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Flying Geese Tutorial--Class One:
Flying geese are a basic building block in quilts. Entire quilts can be constructed from this block, or in strips in a quilt alternating with plain fabric or it may be used to make a square-in-a-square or stars, just to name a few options. I've read that this in an American block. It may have been used as part of the Underground Railroad, used to point the way north to aid escaped slaves.
The flying geese block is a large quarter square triangle flanked by 2 half square triangles.
A quarter square triangle is named because it's what you get when you cut a square diagonally both ways. The long side of the triangle runs along the (stable) grain of the fabric while the 2 sides are on the (stretchy) bias. The long side of a quarter square triangle is twice as long as it is high.
A half square triangle is a what you get when you cut a square in half once on the diagonal (ie. half a square). The two short sides are at 90 degrees and are on the (stable) grain of the fabric. The long side of the triangle is on the (stretchy) bias. These are commonly referred to as HST in pattens.
Because you will be sewing the half square triangles to the quarter square triangles along a bias seam, it is important to prepare your fabrics prior to cutting and to then handle them with care once cut so they don't stretch out of shape.
I recommend that you starch and iron your fabrics prior to cutting them to add stability. If you are using a spray starch such as Niagara, spray the starch on the WRONG side of the fabric but press the fabric on the RIGHT side so you don't get starch on your hot iron. It's not so important if you use Best Press.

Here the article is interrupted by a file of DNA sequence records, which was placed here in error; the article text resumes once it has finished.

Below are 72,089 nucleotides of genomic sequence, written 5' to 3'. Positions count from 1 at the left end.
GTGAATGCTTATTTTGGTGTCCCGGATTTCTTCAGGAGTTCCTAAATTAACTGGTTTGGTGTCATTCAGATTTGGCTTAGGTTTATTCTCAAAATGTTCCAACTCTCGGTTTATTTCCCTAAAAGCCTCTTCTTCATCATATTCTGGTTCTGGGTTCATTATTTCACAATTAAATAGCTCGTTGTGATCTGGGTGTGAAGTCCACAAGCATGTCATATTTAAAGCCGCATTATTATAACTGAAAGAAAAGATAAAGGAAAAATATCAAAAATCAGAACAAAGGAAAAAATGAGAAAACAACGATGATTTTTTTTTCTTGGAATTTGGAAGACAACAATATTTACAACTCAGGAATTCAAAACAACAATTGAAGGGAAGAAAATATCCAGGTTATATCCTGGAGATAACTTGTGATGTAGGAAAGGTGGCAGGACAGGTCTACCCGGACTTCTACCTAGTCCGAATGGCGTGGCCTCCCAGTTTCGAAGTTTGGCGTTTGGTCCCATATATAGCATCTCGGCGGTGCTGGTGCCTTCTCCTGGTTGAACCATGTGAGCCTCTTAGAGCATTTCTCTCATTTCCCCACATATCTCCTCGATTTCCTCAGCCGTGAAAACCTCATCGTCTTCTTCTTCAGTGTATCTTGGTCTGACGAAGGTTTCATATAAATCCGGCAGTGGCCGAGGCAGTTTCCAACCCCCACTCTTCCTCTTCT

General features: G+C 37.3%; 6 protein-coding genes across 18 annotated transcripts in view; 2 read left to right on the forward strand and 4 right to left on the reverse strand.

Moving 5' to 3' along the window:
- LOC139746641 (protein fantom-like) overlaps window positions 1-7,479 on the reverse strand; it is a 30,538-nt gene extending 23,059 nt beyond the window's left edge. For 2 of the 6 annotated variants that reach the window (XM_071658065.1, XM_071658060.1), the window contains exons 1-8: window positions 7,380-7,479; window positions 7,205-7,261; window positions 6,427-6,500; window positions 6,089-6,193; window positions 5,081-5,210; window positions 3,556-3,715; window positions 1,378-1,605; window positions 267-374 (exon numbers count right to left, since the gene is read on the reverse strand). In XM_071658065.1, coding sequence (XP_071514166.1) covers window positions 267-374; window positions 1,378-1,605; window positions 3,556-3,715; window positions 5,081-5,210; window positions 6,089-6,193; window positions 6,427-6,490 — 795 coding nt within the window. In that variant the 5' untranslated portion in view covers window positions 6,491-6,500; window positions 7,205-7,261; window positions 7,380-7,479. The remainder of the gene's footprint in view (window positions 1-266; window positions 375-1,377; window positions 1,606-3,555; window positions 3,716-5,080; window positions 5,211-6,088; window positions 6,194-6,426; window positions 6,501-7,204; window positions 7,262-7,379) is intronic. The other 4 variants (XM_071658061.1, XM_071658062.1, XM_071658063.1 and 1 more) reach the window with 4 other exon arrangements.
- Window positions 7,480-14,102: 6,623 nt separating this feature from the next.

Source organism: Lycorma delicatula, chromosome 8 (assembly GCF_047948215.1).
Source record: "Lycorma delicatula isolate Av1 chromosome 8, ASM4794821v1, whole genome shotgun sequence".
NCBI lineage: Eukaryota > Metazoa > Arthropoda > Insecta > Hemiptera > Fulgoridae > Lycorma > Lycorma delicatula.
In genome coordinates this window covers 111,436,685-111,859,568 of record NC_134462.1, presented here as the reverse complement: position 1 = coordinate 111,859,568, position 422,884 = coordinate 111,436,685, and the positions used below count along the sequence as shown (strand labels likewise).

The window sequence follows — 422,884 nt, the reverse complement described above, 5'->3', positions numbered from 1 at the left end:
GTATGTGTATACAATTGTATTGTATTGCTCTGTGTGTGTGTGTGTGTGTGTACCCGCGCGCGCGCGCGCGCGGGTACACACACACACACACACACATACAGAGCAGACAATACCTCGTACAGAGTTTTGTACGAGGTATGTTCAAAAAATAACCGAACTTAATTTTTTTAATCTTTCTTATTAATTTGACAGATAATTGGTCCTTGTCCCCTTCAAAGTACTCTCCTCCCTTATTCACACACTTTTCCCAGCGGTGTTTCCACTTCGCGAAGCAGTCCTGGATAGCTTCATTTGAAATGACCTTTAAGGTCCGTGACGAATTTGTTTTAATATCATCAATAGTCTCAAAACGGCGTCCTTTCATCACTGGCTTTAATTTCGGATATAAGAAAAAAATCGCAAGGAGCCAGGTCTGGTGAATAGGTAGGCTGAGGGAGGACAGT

A corn starch based spray starch will stiffen your fabric more than the Best Press which is potato starch but I think either is fine.
Make sure to iron out the center fold in the fabric. Then holding both selvages together, make sure the fabric lies flat and doesn't bunch. If it is bunching then the fabric wasn't rolled onto the bolt with the cross grain.
Slide the selvages from side to side until your fabric hangs flat. Now lay it down on your cutting surface. Finger press in a center fold but don't iron it! Cut off you selvages and save them for another project.
Now you are ready to cut.
Follow the cutting instruction on your pattern.
Yes! You do need to cut the strip 3 7/8 and not 4 inches! That's how you get triangles that will sew together perfectly. I know it's an odd number and initially I despised cutting 7/8 of anything but it gets easier with time!
To cut the 7 1/2 inch strips, which are wider than your 6 inch ruler, use your 12 1/4 in square ruler to add on the 2 1/4 inches. Don't expect the cutting lines on your mat to be true.
Once your strip are cut, you can cut the squares from them.
Now cut your quarter square triangles.
Finish cutting all the other pieces of your quilt. They are squares and strips so nothing too tricky.
IF you are making variation 5 of the Modern Flying Geese quilt:
Cut eight 3 1/2 x 3 1/2 inch squares. On the WRONG side draw a line with a fabric marking pen or a pencil. Pencil isn't recommended for marking quilts usually but this is a marking a seam and I usually don't worry about a light pencil line drawn on the wrong side of a fabric.
Note of caution: There are fabric marking pens which erase themselves after a few minutes. Don't use one of those because your line will be gone when you sit down to sew your block!
Did you decide to use a Flying Geese ruler? Make sure that you have 2 layers of fabric with right sides facing each other when you cut the wings. That way you get a right and left wing--they are mirror images of each other.